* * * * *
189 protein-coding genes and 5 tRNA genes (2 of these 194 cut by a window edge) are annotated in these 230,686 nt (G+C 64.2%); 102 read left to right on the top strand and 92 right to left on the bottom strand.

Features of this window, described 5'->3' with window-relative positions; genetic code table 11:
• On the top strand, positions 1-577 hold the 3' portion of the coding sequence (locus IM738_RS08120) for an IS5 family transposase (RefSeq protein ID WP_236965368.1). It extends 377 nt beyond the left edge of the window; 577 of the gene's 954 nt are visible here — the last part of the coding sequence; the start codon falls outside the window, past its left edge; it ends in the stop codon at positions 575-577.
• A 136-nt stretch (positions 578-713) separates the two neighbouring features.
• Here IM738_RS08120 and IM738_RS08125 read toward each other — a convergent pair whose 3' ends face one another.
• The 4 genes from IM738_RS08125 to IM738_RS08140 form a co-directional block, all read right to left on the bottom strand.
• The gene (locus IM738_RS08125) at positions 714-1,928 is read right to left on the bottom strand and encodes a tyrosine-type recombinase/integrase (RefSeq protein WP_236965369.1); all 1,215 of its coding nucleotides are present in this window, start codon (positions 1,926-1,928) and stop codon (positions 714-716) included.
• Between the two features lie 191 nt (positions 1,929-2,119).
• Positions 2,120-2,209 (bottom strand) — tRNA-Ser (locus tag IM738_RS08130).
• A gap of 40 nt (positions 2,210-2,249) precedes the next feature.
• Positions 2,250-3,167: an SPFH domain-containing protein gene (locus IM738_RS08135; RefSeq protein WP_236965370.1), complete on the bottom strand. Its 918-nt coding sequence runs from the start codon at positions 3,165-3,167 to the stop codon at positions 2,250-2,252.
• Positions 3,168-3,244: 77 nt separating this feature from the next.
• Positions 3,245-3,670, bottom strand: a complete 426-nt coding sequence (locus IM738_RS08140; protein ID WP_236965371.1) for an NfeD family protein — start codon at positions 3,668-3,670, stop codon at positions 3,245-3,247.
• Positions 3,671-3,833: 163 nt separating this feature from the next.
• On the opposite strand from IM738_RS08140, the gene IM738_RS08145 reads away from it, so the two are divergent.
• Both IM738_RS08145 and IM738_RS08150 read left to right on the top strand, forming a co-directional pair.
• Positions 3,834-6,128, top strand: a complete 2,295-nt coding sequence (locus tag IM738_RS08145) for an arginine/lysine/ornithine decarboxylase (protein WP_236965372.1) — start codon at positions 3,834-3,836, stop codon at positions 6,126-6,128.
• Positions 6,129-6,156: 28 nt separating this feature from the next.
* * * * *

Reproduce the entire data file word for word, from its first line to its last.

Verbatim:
189 protein-coding genes and 5 tRNA genes (2 of these 194 cut by a window edge) are annotated in these 230,686 nt (G+C 64.2%); 102 read left to right on the top strand and 92 right to left on the bottom strand.

Features of this window, described 5'->3' with window-relative positions; genetic code table 11:
• On the top strand, positions 1-577 hold the 3' portion of the coding sequence (locus IM738_RS08120) for an IS5 family transposase (RefSeq protein ID WP_236965368.1). It extends 377 nt beyond the left edge of the window; 577 of the gene's 954 nt are visible here — the last part of the coding sequence; the start codon falls outside the window, past its left edge; it ends in the stop codon at positions 575-577.
• A 136-nt stretch (positions 578-713) separates the two neighbouring features.
• Here IM738_RS08120 and IM738_RS08125 read toward each other — a convergent pair whose 3' ends face one another.
• The 4 genes from IM738_RS08125 to IM738_RS08140 form a co-directional block, all read right to left on the bottom strand.
• The gene (locus IM738_RS08125) at positions 714-1,928 is read right to left on the bottom strand and encodes a tyrosine-type recombinase/integrase (RefSeq protein WP_236965369.1); all 1,215 of its coding nucleotides are present in this window, start codon (positions 1,926-1,928) and stop codon (positions 714-716) included.
• Between the two features lie 191 nt (positions 1,929-2,119).
• Positions 2,120-2,209 (bottom strand) — tRNA-Ser (locus tag IM738_RS08130).
• A gap of 40 nt (positions 2,210-2,249) precedes the next feature.
• Positions 2,250-3,167: an SPFH domain-containing protein gene (locus IM738_RS08135; RefSeq protein WP_236965370.1), complete on the bottom strand. Its 918-nt coding sequence runs from the start codon at positions 3,165-3,167 to the stop codon at positions 2,250-2,252.
• Positions 3,168-3,244: 77 nt separating this feature from the next.
• Positions 3,245-3,670, bottom strand: a complete 426-nt coding sequence (locus IM738_RS08140; protein ID WP_236965371.1) for an NfeD family protein — start codon at positions 3,668-3,670, stop codon at positions 3,245-3,247.
• Positions 3,671-3,833: 163 nt separating this feature from the next.
• On the opposite strand from IM738_RS08140, the gene IM738_RS08145 reads away from it, so the two are divergent.
• Both IM738_RS08145 and IM738_RS08150 read left to right on the top strand, forming a co-directional pair.
• Positions 3,834-6,128, top strand: a complete 2,295-nt coding sequence (locus tag IM738_RS08145) for an arginine/lysine/ornithine decarboxylase (protein WP_236965372.1) — start codon at positions 3,834-3,836, stop codon at positions 6,126-6,128.
• Positions 6,129-6,156: 28 nt separating this feature from the next.